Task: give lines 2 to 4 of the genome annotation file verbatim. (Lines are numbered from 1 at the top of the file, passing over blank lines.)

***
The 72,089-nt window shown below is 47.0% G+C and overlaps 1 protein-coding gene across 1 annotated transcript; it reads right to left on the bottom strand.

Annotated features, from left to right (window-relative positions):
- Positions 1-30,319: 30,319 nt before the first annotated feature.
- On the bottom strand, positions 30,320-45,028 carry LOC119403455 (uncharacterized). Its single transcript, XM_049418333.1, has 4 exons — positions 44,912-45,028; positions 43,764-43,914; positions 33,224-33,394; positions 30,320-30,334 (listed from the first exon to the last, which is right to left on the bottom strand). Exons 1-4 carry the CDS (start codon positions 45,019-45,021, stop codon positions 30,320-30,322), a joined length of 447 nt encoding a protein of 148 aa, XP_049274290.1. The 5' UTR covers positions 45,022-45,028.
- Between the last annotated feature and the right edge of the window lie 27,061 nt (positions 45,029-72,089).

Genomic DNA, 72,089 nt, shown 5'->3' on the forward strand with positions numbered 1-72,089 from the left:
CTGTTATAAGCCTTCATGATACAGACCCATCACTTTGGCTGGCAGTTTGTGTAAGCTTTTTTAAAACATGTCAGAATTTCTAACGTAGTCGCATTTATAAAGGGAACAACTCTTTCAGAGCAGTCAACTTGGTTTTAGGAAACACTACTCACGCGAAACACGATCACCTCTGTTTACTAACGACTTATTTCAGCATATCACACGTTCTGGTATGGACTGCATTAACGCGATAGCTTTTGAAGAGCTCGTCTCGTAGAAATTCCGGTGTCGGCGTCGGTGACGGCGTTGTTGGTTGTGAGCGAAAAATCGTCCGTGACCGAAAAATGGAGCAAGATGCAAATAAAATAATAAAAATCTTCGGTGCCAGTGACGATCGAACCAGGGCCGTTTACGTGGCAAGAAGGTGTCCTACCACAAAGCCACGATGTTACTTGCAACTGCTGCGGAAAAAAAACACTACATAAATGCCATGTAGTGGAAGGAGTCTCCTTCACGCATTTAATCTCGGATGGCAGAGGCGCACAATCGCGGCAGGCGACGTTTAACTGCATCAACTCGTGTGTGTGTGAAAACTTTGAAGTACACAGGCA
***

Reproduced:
Annotated features, from left to right (window-relative positions):
- Positions 1-30,319: 30,319 nt before the first annotated feature.
- On the bottom strand, positions 30,320-45,028 carry LOC119403455 (uncharacterized). Its single transcript, XM_049418333.1, has 4 exons — positions 44,912-45,028; positions 43,764-43,914; positions 33,224-33,394; positions 30,320-30,334 (listed from the first exon to the last, which is right to left on the bottom strand). Exons 1-4 carry the CDS (start codon positions 45,019-45,021, stop codon positions 30,320-30,322), a joined length of 447 nt encoding a protein of 148 aa, XP_049274290.1. The 5' UTR covers positions 45,022-45,028.